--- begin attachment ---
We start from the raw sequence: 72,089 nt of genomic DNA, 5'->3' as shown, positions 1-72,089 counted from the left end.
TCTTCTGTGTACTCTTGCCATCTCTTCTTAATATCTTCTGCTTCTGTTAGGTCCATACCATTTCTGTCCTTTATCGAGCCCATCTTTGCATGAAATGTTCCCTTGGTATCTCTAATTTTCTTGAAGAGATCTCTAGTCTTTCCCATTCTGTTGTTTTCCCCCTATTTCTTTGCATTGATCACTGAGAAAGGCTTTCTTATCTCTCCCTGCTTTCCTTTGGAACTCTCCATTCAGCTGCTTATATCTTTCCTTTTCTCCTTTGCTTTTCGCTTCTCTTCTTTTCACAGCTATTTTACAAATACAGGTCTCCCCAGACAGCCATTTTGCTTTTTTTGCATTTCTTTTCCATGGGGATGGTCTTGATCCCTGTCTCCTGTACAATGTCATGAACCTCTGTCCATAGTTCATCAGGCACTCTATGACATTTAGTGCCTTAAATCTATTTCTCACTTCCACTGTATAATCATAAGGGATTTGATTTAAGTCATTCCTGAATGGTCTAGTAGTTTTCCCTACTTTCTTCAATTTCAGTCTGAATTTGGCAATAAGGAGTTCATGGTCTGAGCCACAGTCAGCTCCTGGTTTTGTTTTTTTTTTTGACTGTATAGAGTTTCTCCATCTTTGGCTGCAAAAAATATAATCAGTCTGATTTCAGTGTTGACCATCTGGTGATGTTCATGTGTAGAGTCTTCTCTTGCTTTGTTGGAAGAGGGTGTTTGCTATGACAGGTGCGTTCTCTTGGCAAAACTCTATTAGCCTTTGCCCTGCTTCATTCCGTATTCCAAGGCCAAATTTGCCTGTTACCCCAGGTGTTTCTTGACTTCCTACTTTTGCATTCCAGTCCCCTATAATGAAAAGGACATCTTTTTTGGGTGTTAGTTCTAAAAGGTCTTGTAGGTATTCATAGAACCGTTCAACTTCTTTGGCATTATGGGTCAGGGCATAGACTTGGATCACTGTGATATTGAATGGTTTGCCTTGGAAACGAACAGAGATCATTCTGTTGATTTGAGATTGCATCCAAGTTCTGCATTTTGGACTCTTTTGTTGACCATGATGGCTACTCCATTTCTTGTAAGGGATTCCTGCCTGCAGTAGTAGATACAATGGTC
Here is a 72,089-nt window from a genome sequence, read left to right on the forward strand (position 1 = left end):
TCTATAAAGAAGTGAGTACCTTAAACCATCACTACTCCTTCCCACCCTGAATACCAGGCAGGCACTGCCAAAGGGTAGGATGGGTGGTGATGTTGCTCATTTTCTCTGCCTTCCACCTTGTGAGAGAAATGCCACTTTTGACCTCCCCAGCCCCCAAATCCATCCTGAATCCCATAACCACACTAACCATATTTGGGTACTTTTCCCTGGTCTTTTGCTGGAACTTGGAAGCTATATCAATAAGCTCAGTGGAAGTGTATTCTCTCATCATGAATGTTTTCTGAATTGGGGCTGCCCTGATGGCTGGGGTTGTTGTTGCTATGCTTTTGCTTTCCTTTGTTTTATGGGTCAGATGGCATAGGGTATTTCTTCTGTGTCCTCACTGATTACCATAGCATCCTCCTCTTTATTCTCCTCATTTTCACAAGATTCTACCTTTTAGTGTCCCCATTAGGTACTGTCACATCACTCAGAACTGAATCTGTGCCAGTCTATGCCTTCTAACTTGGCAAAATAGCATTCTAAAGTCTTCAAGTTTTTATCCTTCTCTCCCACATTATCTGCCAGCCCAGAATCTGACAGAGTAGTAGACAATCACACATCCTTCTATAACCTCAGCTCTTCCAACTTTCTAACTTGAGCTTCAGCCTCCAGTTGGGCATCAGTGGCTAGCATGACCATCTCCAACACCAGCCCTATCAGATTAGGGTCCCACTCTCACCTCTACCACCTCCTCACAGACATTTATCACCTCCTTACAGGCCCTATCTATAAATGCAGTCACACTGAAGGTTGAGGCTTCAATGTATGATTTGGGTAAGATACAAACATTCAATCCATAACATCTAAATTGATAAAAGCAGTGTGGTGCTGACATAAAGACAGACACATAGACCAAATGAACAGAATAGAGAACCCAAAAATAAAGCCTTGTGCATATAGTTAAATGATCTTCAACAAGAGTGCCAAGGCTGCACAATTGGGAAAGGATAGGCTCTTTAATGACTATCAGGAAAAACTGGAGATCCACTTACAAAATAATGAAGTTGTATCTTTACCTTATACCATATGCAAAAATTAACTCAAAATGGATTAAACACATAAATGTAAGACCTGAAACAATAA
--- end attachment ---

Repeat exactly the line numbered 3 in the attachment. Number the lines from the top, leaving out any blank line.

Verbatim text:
Here is a 72,089-nt window from a genome sequence, read left to right on the forward strand (position 1 = left end):